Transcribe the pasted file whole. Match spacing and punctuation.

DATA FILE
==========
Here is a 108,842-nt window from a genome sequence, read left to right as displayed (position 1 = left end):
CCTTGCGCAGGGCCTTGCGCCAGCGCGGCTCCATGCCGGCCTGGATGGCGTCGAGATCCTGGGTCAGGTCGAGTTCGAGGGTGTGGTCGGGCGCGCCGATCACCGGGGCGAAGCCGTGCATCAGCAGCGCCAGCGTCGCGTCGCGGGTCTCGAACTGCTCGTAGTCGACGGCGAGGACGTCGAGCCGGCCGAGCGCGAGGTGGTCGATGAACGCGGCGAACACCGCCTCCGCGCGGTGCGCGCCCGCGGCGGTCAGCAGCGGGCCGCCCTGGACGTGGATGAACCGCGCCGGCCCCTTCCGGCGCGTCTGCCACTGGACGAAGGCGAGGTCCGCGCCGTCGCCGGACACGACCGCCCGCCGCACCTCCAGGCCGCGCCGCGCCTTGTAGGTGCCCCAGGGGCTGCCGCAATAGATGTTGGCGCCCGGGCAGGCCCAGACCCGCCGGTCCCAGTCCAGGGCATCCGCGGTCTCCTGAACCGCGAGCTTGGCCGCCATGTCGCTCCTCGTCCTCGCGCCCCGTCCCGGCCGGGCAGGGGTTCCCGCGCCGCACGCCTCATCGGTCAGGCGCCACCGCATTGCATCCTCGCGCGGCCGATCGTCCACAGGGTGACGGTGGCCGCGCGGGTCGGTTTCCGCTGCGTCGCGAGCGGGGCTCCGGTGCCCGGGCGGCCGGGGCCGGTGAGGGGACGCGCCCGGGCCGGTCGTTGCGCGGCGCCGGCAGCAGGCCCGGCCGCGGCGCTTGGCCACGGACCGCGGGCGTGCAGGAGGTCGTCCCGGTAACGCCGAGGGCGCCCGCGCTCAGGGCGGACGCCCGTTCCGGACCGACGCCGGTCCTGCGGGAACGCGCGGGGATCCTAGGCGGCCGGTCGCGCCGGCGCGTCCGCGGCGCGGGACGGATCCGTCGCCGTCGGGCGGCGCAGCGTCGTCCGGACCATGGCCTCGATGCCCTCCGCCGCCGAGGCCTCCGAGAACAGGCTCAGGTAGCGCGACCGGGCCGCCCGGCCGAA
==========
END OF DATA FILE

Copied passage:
Here is a 108,842-nt window from a genome sequence, read left to right as displayed (position 1 = left end):
CCTTGCGCAGGGCCTTGCGCCAGCGCGGCTCCATGCCGGCCTGGATGGCGTCGAGATCCTGGGTCAGGTCGAGTTCGAGGGTGTGGTCGGGCGCGCCGATCACCGGGGCGAAGCCGTGCATCAGCAGCGCCAGCGTCGCGTCGCGGGTCTCGAACTGCTCGTAGTCGACGGCGAGGACGTCGAGCCGGCCGAGCGCGAGGTGGTCGATGAACGCGGCGAACACCGCCTCCGCGCGGTGCGCGCCCGCGGCGGTCAGCAGCGGGCCGCCCTGGACGTGGATGAACCGCGCCGGCCCCTTCCGGCGCGTCTGCCACTGGACGAAGGCGAGGTCCGCGCCGTCGCCGGACACGACCGCCCGCCGCACCTCCAGGCCGCGCCGCGCCTTGTAGGTGCCCCAGGGGCTGCCGCAATAGATGTTGGCGCCCGGGCAGGCCCAGACCCGCCGGTCCCAGTCCAGGGCATCCGCGGTCTCCTGAACCGCGAGCTTGGCCGCCATGTCGCTCCTCGTCCTCGCGCCCCGTCCCGGCCGGGCAGGGGTTCCCGCGCCGCACGCCTCATCGGTCAGGCGCCACCGCATTGCATCCTCGCGCGGCCGATCGTCCACAGGGTGACGGTGGCCGCGCGGGTCGGTTTCCGCTGCGTCGCGAGCGGGGCTCCGGTGCCCGGGCGGCCGGGGCCGGTGAGGGGACGCGCCCGGGCCGGTCGTTGCGCGGCGCCGGCAGCAGGCCCGGCCGCGGCGCTTGGCCACGGACCGCGGGCGTGCAGGAGGTCGTCCCGGTAACGCCGAGGGCGCCCGCGCTCAGGGCGGACGCCCGTTCCGGACCGACGCCGGTCCTGCGGGAACGCGCGGGGATCCTAGGCGGCCGGTCGCGCCGGCGCGTCCGCGGCGCGGGACGGATCCGTCGCCGTCGGGCGGCGCAGCGTCGTCCGGACCATGGCCTCGATGCCCTCCGCCGCCGAGGCCTCCGAGAACAGGCTCAGGTAGCGCGACCGGGCCGCCCGGCCGAA